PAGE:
David Rudisha celebrates winning gold in the men's 800m (© Getty Images)
The one minute 42.10 seconds at the end of 2009 was about atonement for the World Championships, 2010 was about World records, but David Rudisha never made any secret that 2011 was about winning a World title.
From the moment he stepped onto a track in Melbourne, Australia last March, Rudisha made his intention clear.
And in resounding fashion, Rudisha realised his ambition in Daegu stadium on Tuesday night. He led every step of the way. He kicked clear at the entrance to the final straight and ran the length of it in wonderful solitude to take the gold medal in 1:43.91.
It was not a Championship record – that has remained with Billy Konchellah for 24 years and will remain with the Kenyan legend another two at least – but it was one of the most commanding championship performances seen since the days Wilson Kipketer was in his pomp.
At times, such as when he slowed in the second 200, and again when he did not make his usual decisive surge down the back-straight the second time, Rudisha gave the illusion that he might be challenged.
When that redoubtable finisher, 2004 Olympic champion Yuriy Borzakovskiy loomed onto Rudisha’s shoulder off the final turn, that illusion seemed close to reality. Now came Rudisha’s delayed explosion. He quickly put a two, three then four metre gap on his rivals and strode to the line unchallenged. He thrust a right arm skyward in the last few strides, which may have cost him a metre of his lead, but no matter.
Behind him came a blend of the old and new order at the 800. Abubaker Kaki, Rudisha’s superior two years ago and his closest rival now, was second in 1:44.41. He must be reflecting on a strategy which saw him expend an extravagant amount of energy in his heat and semi-final runs. Indeed, it almost cost him a place in the final, which he made only as the fastest non-automatic qualifier from the semis.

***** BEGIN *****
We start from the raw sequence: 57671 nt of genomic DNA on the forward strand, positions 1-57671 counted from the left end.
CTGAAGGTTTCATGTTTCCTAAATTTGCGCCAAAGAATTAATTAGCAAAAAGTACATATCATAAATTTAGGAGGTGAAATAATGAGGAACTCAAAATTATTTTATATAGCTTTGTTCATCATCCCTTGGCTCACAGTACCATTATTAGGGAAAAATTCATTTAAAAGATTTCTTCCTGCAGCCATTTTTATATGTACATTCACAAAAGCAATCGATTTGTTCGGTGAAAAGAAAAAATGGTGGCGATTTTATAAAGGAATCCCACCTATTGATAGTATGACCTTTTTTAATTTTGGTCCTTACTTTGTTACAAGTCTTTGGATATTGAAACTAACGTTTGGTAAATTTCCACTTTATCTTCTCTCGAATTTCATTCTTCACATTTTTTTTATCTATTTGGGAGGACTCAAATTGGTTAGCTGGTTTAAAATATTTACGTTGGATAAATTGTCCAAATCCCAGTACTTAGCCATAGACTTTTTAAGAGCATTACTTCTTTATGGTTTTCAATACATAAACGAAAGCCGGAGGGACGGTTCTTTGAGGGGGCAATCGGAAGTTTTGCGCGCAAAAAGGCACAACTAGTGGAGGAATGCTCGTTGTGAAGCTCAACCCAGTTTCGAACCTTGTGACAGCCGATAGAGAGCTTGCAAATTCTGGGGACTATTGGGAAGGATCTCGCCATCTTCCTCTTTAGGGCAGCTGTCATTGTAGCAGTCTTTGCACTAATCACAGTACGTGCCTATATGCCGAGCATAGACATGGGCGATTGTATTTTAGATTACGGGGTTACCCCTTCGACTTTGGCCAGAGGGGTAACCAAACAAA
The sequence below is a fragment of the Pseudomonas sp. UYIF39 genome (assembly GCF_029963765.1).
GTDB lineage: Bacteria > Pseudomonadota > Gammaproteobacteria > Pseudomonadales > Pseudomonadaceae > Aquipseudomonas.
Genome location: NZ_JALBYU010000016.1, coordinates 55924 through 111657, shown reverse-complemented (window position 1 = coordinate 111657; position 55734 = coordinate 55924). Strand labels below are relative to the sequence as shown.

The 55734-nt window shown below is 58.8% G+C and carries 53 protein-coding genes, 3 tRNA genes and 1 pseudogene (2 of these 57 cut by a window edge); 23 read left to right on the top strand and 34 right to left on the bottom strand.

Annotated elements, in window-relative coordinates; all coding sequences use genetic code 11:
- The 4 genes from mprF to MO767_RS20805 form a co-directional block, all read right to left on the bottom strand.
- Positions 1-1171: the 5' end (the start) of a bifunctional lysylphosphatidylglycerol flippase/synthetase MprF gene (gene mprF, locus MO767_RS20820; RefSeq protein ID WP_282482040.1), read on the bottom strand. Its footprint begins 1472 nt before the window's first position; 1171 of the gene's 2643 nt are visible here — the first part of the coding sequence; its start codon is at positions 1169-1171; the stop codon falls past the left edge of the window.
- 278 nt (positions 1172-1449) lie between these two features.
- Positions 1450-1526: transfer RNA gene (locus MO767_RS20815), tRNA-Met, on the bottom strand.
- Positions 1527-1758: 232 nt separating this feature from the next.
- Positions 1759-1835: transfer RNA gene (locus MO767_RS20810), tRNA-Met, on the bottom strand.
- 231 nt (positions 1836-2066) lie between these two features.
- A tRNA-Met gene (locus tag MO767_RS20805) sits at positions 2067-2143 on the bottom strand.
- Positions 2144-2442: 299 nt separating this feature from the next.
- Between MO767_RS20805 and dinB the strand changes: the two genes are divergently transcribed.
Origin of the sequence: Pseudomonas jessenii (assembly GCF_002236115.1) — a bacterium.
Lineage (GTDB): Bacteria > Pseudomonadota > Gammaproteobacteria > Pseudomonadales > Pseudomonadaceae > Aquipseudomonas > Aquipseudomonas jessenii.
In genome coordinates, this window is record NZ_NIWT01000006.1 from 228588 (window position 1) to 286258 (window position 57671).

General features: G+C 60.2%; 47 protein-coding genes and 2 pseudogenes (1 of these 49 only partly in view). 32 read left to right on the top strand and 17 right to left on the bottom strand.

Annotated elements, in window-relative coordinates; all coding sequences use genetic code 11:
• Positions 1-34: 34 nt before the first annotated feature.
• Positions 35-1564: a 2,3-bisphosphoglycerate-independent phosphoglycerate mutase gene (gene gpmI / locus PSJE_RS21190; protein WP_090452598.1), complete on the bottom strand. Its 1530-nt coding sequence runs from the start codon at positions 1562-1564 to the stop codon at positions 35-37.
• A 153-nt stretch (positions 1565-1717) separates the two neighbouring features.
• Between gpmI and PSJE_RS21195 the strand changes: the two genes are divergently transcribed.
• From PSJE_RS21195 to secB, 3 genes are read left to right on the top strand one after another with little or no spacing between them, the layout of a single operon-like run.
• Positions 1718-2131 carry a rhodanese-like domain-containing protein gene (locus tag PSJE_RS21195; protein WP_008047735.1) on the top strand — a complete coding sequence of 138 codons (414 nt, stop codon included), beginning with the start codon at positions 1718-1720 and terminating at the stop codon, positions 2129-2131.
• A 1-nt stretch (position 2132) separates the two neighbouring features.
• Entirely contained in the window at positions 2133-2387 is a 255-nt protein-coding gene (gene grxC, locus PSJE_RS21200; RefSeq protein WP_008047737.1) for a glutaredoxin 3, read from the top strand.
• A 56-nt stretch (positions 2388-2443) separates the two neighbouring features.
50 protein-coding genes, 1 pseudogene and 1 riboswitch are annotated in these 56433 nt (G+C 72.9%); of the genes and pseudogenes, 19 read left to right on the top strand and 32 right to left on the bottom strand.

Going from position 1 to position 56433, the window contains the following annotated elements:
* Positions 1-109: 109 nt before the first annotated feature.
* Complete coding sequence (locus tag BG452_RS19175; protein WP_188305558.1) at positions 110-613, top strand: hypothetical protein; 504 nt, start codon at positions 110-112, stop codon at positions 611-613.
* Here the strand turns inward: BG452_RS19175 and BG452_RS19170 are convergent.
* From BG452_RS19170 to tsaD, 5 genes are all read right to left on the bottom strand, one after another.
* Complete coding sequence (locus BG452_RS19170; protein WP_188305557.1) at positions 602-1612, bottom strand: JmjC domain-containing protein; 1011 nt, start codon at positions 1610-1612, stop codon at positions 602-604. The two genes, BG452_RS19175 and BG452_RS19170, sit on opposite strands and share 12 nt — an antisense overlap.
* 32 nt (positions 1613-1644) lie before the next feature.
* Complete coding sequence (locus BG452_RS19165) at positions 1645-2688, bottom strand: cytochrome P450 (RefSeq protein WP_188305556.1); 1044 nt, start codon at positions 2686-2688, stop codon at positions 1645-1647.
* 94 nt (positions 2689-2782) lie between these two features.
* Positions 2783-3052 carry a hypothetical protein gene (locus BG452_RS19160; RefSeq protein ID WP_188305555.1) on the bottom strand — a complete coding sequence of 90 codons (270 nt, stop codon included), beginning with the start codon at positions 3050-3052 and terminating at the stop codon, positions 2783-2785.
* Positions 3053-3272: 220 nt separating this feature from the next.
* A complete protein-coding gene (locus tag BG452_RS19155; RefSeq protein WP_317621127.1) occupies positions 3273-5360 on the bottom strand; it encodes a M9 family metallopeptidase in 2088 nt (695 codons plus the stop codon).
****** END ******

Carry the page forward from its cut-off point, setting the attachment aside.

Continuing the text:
Borzakovskiy fittingly led the old guard in third place, taking the bronze medal in 1:44.49. He took much closer order at the bell – reached by Rudisha in 51.33 – but could not find his usual finishing power off that pace.
European champion Marcin Lewandowski of Poland was fourth in 1:44.80, just ahead of Nick Symmonds of USA. Adam Kszczot, Osaka 2007 champion Alfred Kirwa Yego, and Ethiopia’s first-ever finalist Mohammed Aman completed the field.
Again, as in his semi-final, Rudisha led. He raced through the first 200 in 23.81, blunting any threat from Kaki with that pace, slowed to 27.52 for the second 200, then picked up to a 26.66 third and ran 25.92 for the final 200. Few men can accelerate in the final 200 in an 800, much less one run at sub-1:44 pace.
So now Rudisha is the world’s fastest man at 800 and also the World champion, more than making up for his ‘failure’ at the Berlin 2009 championships when he was run down in the final metres of a semi-final delayed over an hour by a fierce storm.
Thus was born the theory that he might be vulnerable in championships, a myth that defied his record as a junior and in front-running to African championships victories and a win in the IAAF / VTB Bank Continental Cup last year.
The theory was well and truly rebutted on Tuesday night. Next he wants the Olympic gold medal and, from this distance, it is difficult to see anyone denying him.
Len Johnson for the IAAF